New York’s Gov. Andrew Cuomo intrigues me. What he is trying to do may impact the entire country some day.
Cuomo is from the left, of course. He gets a lot of campaign money from the left. Teachers’ unions and the education lobby give him big bucks. So do the unions for state and municipal workers.
And yet, he is confronting them. He is forcing the issue of teacher evaluation. Basically, the teachers’ unions don’t want teachers to be evaluated seriously. They fight against identifying the poor-performing teachers. They fight against these teachers getting the boot. They put up various smokescreens and say they just want fairness. Right.
Meanwhile, your school cannot sack its hopeless teachers — because the union will fling so many roadblocks at the school. Overcoming the roadblocks will cost more than a new gym. So, schools put up with incompetence. And, the kids take it on the chin.
Cuomo is challenging this ridiculous racket. He is threatening to put teeth into the evaluations.
The governor is also confronting civil servants — over their pensions and other benefits. Now, you cannot blame unions for wanting to hang onto the existing benefits. They are fat, compared with benefits in the private sector.
Cuomo proposes that new hires pay a bit more toward their pensions. And that they retire three years later than current public employees. He also suggests the pension program begin to shift toward a 401(k)-type system — like those that cover private employees.
These are hardly radical changes. But they will save cities and the state billions in the long run. Of course, the unions immediately condemned them and predicted they will end life on the planet.
What intrigues me is that Cuomo shows the courage to tackle the left. Politicians know that leaders from the left can tame abuses on the left. Sometimes, they can achieve more in this regard than leaders from the right. In negotiations, they cut through the bluster and propaganda. They basically say, “Hey, guys, you know we’re on the same side. I wouldn’t challenge you unless it’s really necessary. Well, it’s really necessary.”
This gives the negotiators on the left some cover. They cause a big stir in the papers. They whine big time. But they admit to their members, “The governor wouldn’t force this if he didn’t have to. If we had a right-wing guy in Albany, things would be a lot worse.”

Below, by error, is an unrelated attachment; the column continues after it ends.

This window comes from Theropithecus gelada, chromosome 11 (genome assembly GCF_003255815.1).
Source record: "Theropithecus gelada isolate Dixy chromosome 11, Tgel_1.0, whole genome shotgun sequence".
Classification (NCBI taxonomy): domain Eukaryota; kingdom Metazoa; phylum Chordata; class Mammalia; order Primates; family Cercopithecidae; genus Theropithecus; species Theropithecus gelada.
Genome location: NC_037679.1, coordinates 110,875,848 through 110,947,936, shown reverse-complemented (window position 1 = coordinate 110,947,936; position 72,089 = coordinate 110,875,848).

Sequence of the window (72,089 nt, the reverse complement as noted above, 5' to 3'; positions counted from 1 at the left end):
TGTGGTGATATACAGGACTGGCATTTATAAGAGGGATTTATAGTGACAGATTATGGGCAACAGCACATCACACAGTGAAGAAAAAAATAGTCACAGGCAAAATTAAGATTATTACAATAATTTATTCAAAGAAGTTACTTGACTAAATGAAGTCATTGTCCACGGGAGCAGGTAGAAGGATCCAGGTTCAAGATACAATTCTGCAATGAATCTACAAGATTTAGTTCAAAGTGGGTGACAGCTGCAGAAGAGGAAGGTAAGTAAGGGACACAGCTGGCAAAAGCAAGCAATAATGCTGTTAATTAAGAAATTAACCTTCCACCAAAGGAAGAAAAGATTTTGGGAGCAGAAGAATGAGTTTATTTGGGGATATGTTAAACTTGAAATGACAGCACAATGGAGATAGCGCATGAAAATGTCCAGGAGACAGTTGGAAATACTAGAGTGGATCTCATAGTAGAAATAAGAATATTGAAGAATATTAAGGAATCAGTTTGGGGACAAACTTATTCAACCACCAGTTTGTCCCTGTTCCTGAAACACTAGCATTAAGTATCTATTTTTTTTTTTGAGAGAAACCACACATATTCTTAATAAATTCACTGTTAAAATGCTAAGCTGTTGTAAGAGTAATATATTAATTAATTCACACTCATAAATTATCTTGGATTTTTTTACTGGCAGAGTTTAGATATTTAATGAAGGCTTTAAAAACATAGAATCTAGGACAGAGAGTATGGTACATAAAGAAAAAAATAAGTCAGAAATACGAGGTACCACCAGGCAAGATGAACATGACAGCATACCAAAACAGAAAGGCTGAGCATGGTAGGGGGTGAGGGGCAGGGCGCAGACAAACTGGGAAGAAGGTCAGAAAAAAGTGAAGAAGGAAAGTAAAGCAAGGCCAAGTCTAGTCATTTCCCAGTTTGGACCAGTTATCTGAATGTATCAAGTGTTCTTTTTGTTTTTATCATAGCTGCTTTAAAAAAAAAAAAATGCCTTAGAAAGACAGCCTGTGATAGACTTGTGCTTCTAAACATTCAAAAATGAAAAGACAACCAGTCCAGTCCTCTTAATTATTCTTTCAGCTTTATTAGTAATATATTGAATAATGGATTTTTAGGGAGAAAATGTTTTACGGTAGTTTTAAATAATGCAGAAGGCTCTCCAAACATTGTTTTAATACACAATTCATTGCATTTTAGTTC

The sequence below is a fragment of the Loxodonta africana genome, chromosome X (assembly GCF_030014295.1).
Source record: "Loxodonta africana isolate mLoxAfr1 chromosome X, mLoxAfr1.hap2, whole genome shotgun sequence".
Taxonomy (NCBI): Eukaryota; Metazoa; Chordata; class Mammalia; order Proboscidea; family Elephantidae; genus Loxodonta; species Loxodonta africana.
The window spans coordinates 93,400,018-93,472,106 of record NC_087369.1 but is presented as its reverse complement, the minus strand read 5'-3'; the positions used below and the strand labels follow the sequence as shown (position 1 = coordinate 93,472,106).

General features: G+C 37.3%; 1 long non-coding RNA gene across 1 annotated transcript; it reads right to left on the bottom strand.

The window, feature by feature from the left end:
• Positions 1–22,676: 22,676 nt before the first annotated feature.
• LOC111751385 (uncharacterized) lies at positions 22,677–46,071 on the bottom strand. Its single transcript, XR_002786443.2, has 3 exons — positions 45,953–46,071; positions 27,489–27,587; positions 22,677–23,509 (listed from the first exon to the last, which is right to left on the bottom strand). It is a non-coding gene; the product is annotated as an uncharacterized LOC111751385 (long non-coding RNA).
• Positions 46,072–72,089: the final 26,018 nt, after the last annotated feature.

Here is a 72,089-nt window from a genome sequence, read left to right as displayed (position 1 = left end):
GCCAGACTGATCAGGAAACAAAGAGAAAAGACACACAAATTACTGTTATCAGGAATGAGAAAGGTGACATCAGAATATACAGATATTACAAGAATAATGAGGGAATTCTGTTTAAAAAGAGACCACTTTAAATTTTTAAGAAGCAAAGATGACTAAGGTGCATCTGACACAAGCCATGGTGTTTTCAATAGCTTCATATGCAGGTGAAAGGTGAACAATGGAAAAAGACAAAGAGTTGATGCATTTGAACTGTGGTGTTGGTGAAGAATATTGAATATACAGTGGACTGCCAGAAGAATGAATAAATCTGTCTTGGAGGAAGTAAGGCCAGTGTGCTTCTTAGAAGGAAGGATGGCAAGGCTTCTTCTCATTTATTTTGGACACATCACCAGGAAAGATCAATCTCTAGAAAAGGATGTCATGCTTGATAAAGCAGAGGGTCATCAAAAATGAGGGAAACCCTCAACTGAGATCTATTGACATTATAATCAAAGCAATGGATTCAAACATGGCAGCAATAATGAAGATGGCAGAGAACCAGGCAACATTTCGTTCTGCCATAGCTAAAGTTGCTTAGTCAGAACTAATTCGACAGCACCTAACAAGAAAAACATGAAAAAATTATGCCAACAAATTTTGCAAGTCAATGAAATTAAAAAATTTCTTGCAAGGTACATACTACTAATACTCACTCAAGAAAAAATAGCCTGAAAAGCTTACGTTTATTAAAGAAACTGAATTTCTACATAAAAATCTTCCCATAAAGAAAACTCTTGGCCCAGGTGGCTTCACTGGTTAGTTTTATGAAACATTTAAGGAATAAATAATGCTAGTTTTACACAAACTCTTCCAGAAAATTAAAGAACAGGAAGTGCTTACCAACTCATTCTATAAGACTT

If you want to find an example of this phenomenon on the right, consider Richard Nixon. He was stubbornly anti-communist. Fiercely right-wing. Yet, it was Nixon who opened our first public discussions with Red China.
These are early days for Cuomo. Pre-negotiations. We will have to wait to see how tough he is in adding flesh to his proposals. If he is successful, the success could have national ramifications.
He probably wants to run for the White House. The costs of education and civil service in New York are bloated. They cause higher taxes and help cripple the state’s economy. If Cuomo reins in the teachers and civil servants in New York, he will contain some of those costs. That should take pressure off taxes. This will help the state prosper.
This would give him a reputation that will help him with Democrat movers and shakers nationally. They like candidates from the left who can tame the extremes on the left. Such candidates are better able to win the all-important voters from the middle — the ones who decide who wins the presidency.
From Tom...as in Morgan.
Tom Morgan writes about financial and other subjects from his home near Oneonta, in addition to his radio shows and new TV show. For more information about him, visit his website at www.tomasinmorgan.com